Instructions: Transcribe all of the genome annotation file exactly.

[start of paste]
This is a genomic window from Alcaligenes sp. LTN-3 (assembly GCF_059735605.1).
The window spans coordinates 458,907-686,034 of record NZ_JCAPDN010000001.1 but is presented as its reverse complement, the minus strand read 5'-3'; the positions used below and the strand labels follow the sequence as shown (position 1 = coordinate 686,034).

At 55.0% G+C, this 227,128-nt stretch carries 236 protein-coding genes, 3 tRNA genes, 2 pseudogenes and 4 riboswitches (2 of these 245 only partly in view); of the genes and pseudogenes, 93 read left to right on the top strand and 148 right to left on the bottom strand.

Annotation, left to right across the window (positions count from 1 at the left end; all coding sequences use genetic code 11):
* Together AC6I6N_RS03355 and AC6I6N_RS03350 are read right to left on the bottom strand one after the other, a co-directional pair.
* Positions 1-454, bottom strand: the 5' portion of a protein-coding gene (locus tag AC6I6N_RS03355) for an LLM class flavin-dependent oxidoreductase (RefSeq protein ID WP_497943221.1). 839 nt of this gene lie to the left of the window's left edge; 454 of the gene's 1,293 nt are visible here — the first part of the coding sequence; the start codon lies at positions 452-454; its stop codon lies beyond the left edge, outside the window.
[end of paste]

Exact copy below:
This is a genomic window from Alcaligenes sp. LTN-3 (assembly GCF_059735605.1).
The window spans coordinates 458,907-686,034 of record NZ_JCAPDN010000001.1 but is presented as its reverse complement, the minus strand read 5'-3'; the positions used below and the strand labels follow the sequence as shown (position 1 = coordinate 686,034).

At 55.0% G+C, this 227,128-nt stretch carries 236 protein-coding genes, 3 tRNA genes, 2 pseudogenes and 4 riboswitches (2 of these 245 only partly in view); of the genes and pseudogenes, 93 read left to right on the top strand and 148 right to left on the bottom strand.

Annotation, left to right across the window (positions count from 1 at the left end; all coding sequences use genetic code 11):
* Together AC6I6N_RS03355 and AC6I6N_RS03350 are read right to left on the bottom strand one after the other, a co-directional pair.
* Positions 1-454, bottom strand: the 5' portion of a protein-coding gene (locus tag AC6I6N_RS03355) for an LLM class flavin-dependent oxidoreductase (RefSeq protein ID WP_497943221.1). 839 nt of this gene lie to the left of the window's left edge; 454 of the gene's 1,293 nt are visible here — the first part of the coding sequence; the start codon lies at positions 452-454; its stop codon lies beyond the left edge, outside the window.